Using the Purple Mountain Observatory Delingha 13.7 m millimeter-wavelength telescope, authors from Purple Mountain Observatory (PMO) present the result of an unbiased CO survey in Galactic range of 34.75◦ ≤l≤ 45.25◦ and - 5.25◦ ≤b≤ 5.25◦, and velocity range beyond the Outer arm. A total of 168 molecular clouds (MCs) are identified within the Extreme Outer Galaxy (EOG) region, and 31 of these MCs are associated with 13CO emission. However, none of them show significant C18O emission under current detection limit. They found that the typical size and mass of these MCs are 5 pc and 3×103M⊙, implying the lack of large and massive MCs in the EOG region. Similar to MCs in the outer Galaxy, the velocity dispersions of EOG clouds are also correlated with their sizes, however, are well displaced below the scaling relationship defined by the inner Galaxy MCs. These MCs with a median Galactocentric radius of 12.6 kpc, show very different distributions from those of the MCs in the Outer arm published in our previous paper, while roughly follow the Outer Scutum-Centaurus arm defined by Dame & Thaddeus (2011). Their result may provide a robust evidence for the existence of the Outer Scutum-Centaurus arm. They found that the lower limit of the total mass of this segment is about 2.7×105 M⊙, which is about one magnitude lower than that of the Outer arm. The mean thickness of gaseous disk is about 1.45◦ or 450 pc, and the scale height is about 1.27◦ or 400 pc above the b = 0◦ plane. The warp traced by CO emission is very obvious in the EOG region and its amplitude is consistent with the predictions by other warp models using different tracers, such as dust, HI and stellar components of our Galaxy.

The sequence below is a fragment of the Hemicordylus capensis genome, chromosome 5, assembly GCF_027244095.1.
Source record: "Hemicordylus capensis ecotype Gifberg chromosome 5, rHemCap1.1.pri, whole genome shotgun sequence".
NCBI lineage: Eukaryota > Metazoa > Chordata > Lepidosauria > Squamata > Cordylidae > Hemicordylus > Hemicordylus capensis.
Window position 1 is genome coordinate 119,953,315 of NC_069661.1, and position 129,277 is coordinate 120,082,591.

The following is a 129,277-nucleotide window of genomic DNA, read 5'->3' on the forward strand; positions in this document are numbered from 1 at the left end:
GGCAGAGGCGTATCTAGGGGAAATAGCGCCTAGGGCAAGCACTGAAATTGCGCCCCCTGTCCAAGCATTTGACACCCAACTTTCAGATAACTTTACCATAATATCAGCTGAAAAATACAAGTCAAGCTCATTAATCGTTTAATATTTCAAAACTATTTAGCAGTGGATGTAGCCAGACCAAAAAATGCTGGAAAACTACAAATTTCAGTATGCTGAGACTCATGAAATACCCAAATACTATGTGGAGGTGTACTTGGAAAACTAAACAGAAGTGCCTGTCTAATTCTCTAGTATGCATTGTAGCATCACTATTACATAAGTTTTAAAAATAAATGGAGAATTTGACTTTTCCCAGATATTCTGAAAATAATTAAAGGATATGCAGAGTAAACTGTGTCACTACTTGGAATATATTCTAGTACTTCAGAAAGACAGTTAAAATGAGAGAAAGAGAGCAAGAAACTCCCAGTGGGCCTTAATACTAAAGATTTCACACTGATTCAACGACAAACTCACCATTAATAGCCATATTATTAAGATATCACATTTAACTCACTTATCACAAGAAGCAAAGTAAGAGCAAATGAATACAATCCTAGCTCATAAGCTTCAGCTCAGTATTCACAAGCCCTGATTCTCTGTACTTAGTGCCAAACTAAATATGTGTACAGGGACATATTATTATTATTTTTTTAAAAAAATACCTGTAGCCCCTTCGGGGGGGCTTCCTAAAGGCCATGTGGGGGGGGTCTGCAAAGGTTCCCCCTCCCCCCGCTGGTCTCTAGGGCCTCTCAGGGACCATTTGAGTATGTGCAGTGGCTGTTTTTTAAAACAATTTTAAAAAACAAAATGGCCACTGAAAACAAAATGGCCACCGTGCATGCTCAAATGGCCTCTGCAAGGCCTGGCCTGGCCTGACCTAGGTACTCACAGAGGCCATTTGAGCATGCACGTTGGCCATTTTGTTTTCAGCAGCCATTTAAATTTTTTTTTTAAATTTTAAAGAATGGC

By with SUN Yan
Figure 1. (a) Velocity dispersion σv as a function of size for clouds located in the EOG region (cyan, this work), Galactic Center (gold, Oka et al. 2001), Galactic ring (red and blue, Solomon et al. 1987; Dame et al. 1986), and outer Galaxy (black, Heyer et al. 2001). The dashed and solid lines indicate the linear fitting results to the Solomon et al. (1987) points and the EOG clouds, respectively. (b) Scaling coefficient, σv/R1 2, as a function of the mass surface density. The solid line and two dashed lines show the loci for αvir = 1 (lower), 3 (middle), and 10 (upper), respectively. In both panel (a) and (b), the pluses mark the EOG clouds with 13CO detections.
The paper was published in the Astrophysical Journal (2017, ApJS, 230, 17). Detailed information of the paper can be found at: http://adsabs.harvard.edu/abs/2017ApJS..230...17S.